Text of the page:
06 Mar 2009 Death of a Notion
The free enterprise system that made this country second to none on earth is in the cross-hairs of an increasingly out-of-touch Washington, D.C. Frank, Dodd, Pelosi, Reich, Schrum, and others boldly, arrogantly, and endlessly flog the whole of in particular Wall Street and free-enterprise in general. As they continue, they risk dousing the spirit of risk-taking which drives our economy. If Mr. Obama places himself in the company of Abraham Lincoln he must better understand that the 16th President was a champion for the protection and nurture of the free enterprise energy of this country. In a famous speech in February of 1859, Mr. Lincoln the patent system “secured to the inventor, for a limited time, the exclusive use of his invention; and thereby added the fuel of interest to the fire of genius, in the discovery and production of new and useful things.” Mr. Lincoln observed that the government was not the inventor, the creator, or the risk taker, but rather the protector of the free citizen; protected by this government to take risk in hopes of profit, not vice versa.
Daniel Henninger of the Wall Street Journal observes how in vogue it is to denounce Regan and his policies which unleashed the private sector from excessive restraints and disincentives to growth. Robert Reich recently said of Obama’s budget: “It is the boldest budget we have seen since the Reagan administration, and drives a nail in the coffin of Reaganomics. We can basically say goodbye to the philosophy espoused by Ronald Reagan and Margaret Thatcher.” Robert Shrum said “Obama is not only unwinding Reagan’s policies; he is offering a Rooseveltian paradigm that justifies government pragmatically.” Regan’s response to that remark might be [in his own words] “the government is like a baby’s alimentary canal, with a happy appetite at one end and no responsibility at the other. “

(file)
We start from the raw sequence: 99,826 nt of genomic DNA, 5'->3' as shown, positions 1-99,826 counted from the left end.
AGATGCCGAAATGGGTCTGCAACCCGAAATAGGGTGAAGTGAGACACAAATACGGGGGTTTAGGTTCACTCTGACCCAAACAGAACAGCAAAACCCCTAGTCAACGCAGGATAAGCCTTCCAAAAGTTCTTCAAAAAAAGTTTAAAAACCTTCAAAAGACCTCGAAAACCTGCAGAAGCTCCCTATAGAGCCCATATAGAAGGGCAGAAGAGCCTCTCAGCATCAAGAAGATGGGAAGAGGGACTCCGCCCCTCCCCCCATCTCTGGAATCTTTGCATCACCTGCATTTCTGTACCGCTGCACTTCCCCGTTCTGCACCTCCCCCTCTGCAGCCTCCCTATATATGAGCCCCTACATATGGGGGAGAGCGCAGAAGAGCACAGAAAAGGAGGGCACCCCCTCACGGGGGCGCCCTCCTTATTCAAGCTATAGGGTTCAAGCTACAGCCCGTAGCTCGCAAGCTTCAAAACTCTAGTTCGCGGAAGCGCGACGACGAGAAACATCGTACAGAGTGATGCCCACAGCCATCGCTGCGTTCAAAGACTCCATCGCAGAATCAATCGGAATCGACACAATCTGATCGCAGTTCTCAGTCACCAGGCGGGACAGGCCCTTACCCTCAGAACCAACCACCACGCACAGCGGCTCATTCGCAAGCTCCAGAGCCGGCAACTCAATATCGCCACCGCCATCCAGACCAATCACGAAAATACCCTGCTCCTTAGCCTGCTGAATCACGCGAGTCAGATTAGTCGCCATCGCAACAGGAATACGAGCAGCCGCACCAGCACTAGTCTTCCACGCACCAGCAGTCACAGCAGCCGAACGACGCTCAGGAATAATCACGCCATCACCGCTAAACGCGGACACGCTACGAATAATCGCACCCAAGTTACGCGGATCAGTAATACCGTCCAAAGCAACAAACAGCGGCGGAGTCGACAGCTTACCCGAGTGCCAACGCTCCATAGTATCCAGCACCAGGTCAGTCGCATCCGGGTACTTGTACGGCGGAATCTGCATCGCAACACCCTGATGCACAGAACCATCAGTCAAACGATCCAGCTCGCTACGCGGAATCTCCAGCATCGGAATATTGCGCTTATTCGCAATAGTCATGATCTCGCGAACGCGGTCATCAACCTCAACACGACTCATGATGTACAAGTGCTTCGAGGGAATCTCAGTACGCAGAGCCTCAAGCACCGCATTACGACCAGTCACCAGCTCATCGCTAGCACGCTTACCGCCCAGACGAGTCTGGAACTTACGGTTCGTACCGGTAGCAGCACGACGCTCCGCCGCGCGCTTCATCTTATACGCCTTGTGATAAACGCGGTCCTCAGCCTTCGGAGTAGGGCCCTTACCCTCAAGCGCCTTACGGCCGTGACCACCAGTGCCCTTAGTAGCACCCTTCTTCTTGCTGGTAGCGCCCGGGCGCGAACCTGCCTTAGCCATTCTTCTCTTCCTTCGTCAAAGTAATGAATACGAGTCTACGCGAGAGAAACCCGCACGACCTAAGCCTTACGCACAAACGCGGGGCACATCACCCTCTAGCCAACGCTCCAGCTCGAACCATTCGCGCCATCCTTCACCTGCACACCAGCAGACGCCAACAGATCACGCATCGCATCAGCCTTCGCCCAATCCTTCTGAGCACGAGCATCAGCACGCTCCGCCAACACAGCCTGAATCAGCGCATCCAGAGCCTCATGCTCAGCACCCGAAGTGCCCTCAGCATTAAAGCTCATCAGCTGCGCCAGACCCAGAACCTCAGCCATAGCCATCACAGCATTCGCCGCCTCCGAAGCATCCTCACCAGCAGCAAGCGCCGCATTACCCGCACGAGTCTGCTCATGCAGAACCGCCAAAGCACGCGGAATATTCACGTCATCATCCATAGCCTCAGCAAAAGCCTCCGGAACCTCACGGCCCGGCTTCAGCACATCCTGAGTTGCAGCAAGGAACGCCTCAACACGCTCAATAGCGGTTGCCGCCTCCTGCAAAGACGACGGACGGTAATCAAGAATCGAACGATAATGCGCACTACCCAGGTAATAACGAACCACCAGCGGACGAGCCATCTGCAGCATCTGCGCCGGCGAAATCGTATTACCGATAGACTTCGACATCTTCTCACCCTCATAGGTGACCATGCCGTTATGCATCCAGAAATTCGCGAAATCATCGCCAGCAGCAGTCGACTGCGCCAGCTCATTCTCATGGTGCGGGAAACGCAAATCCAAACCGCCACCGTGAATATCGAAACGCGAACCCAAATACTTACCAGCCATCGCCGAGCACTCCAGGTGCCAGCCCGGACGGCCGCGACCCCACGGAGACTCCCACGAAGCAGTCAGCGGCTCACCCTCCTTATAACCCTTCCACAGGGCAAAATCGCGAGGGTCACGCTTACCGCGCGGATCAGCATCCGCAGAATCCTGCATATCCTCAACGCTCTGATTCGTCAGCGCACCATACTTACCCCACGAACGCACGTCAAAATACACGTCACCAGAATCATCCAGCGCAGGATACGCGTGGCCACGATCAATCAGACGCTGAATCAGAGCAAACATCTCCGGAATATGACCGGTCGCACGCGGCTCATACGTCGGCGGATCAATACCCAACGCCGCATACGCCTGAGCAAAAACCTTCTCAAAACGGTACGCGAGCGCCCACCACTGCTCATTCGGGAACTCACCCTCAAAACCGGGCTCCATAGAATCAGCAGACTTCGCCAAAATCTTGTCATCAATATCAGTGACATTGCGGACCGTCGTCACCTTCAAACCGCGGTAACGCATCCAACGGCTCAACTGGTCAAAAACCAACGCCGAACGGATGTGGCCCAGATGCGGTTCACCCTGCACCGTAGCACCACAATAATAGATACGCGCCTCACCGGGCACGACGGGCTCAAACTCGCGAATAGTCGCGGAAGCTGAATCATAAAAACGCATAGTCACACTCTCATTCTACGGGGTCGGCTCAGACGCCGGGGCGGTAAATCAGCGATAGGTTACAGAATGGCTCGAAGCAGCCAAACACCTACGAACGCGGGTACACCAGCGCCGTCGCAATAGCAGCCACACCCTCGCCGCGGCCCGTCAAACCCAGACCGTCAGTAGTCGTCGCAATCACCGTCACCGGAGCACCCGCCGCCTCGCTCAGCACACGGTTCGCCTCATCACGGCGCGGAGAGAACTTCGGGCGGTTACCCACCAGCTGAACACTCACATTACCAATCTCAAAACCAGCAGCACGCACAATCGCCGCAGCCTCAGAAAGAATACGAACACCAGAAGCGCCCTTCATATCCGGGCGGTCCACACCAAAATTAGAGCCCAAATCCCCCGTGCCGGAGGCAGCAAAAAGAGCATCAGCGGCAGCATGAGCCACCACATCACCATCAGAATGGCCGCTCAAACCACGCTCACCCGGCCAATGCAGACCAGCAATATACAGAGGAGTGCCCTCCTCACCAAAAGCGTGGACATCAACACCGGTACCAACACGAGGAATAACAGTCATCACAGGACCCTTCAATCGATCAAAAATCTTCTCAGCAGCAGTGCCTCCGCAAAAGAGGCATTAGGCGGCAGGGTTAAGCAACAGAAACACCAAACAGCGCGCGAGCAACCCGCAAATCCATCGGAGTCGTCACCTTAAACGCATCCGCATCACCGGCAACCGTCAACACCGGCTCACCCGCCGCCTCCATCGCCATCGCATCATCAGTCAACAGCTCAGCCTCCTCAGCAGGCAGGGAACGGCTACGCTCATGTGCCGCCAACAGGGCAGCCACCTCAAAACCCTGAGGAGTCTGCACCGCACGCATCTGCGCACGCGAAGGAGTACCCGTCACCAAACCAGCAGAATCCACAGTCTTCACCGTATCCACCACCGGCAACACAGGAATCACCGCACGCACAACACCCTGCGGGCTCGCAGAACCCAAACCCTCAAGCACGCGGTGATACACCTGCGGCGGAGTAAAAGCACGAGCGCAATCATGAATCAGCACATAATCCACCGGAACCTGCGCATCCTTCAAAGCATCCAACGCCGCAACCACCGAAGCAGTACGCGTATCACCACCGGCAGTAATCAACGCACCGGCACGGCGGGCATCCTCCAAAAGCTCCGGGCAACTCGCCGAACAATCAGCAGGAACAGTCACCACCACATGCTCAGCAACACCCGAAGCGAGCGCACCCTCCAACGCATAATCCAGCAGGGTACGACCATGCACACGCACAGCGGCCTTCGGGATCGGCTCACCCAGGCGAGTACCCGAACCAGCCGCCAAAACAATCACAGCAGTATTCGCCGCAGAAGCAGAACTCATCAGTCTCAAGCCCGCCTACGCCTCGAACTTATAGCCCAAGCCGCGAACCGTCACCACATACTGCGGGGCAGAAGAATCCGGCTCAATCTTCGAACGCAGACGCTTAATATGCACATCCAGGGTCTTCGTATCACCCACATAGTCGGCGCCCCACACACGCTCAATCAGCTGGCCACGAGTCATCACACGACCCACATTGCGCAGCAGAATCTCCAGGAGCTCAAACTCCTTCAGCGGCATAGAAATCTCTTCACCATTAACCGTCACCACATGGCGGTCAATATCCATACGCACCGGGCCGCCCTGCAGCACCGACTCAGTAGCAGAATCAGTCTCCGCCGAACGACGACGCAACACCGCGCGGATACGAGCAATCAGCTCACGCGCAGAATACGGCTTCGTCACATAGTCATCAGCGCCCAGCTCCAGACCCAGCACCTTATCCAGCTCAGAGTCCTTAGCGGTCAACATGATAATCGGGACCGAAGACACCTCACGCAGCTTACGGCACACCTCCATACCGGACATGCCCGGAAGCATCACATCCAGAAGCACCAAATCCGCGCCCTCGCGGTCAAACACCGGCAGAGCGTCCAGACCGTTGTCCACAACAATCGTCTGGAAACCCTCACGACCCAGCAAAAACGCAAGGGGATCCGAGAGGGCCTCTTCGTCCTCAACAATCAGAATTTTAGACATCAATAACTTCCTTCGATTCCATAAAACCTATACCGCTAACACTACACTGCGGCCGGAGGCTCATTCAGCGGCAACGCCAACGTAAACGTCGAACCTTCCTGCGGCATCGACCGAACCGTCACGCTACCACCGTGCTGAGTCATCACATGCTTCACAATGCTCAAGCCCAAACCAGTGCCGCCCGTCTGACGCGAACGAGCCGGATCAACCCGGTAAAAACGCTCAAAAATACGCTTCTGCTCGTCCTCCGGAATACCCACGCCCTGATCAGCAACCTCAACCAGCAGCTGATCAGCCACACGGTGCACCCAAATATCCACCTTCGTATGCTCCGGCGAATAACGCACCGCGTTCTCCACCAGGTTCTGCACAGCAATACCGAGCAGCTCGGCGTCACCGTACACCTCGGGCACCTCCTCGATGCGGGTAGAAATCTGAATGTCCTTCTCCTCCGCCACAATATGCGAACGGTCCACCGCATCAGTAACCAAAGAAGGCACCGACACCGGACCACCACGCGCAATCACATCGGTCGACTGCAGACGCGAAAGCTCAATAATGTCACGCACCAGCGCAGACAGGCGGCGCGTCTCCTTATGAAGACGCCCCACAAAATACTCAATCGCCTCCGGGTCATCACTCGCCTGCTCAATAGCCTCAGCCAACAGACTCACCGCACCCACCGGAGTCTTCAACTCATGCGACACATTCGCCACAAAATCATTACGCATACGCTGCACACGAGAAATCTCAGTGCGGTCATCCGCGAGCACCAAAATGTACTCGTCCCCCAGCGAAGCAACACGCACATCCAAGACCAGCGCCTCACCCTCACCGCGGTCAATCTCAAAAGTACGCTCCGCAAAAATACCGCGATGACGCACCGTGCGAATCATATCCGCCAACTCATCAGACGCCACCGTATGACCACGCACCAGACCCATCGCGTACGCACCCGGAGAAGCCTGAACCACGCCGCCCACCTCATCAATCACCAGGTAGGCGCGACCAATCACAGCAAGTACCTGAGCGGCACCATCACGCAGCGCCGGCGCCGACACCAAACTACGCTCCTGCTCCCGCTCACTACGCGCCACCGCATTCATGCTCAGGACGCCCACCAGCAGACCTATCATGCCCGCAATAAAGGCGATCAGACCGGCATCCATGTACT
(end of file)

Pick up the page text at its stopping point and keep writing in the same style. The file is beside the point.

Too bad the Mssrs. Reich and Shrum don’t think more like the first Roosevelt, Theodore, who speaking at the great center of learning, the Sorbonne in Paris said: “It is not the critic who counts; not the man who points out how the strong man stumbles, or where the doer of deeds could have done them better. The credit belongs to the man who is actually in the arena, whose face in marred by dust and sweat and blood; who strives valiantly; who errs, who comes short again and again, because there is no effort without error and shortcoming; but who does actually strive to do the deeds; who knows great enthusiasms, the great devotions; who spends himself in a worthy cause; who at the best knows in the end the triumph of high achievement, and who at the worst, if he fails, at least fails while daring greatly, so that his place shall never be with those cold and timid souls who neither know victory nor defeat.”